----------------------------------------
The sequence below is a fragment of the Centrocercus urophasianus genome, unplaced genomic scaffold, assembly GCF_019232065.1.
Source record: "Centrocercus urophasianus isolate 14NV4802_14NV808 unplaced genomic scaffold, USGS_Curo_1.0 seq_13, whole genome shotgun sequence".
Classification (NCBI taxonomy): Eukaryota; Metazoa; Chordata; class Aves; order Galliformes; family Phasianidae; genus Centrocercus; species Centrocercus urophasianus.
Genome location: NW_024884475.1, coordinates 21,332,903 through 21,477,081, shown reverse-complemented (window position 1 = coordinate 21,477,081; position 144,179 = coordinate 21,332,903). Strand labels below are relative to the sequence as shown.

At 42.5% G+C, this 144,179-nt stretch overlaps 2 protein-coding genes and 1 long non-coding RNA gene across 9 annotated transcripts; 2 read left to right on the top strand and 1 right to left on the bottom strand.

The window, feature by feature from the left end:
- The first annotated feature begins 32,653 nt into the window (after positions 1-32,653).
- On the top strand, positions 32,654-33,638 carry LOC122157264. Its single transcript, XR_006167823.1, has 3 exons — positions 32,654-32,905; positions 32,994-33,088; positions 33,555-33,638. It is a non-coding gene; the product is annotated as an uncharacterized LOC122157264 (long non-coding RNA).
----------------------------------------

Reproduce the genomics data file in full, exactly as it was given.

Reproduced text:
The sequence below is a fragment of the Centrocercus urophasianus genome, unplaced genomic scaffold, assembly GCF_019232065.1.
Source record: "Centrocercus urophasianus isolate 14NV4802_14NV808 unplaced genomic scaffold, USGS_Curo_1.0 seq_13, whole genome shotgun sequence".
Classification (NCBI taxonomy): Eukaryota; Metazoa; Chordata; class Aves; order Galliformes; family Phasianidae; genus Centrocercus; species Centrocercus urophasianus.
Genome location: NW_024884475.1, coordinates 21,332,903 through 21,477,081, shown reverse-complemented (window position 1 = coordinate 21,477,081; position 144,179 = coordinate 21,332,903). Strand labels below are relative to the sequence as shown.

At 42.5% G+C, this 144,179-nt stretch overlaps 2 protein-coding genes and 1 long non-coding RNA gene across 9 annotated transcripts; 2 read left to right on the top strand and 1 right to left on the bottom strand.

The window, feature by feature from the left end:
- The first annotated feature begins 32,653 nt into the window (after positions 1-32,653).
- On the top strand, positions 32,654-33,638 carry LOC122157264. Its single transcript, XR_006167823.1, has 3 exons — positions 32,654-32,905; positions 32,994-33,088; positions 33,555-33,638. It is a non-coding gene; the product is annotated as an uncharacterized LOC122157264 (long non-coding RNA).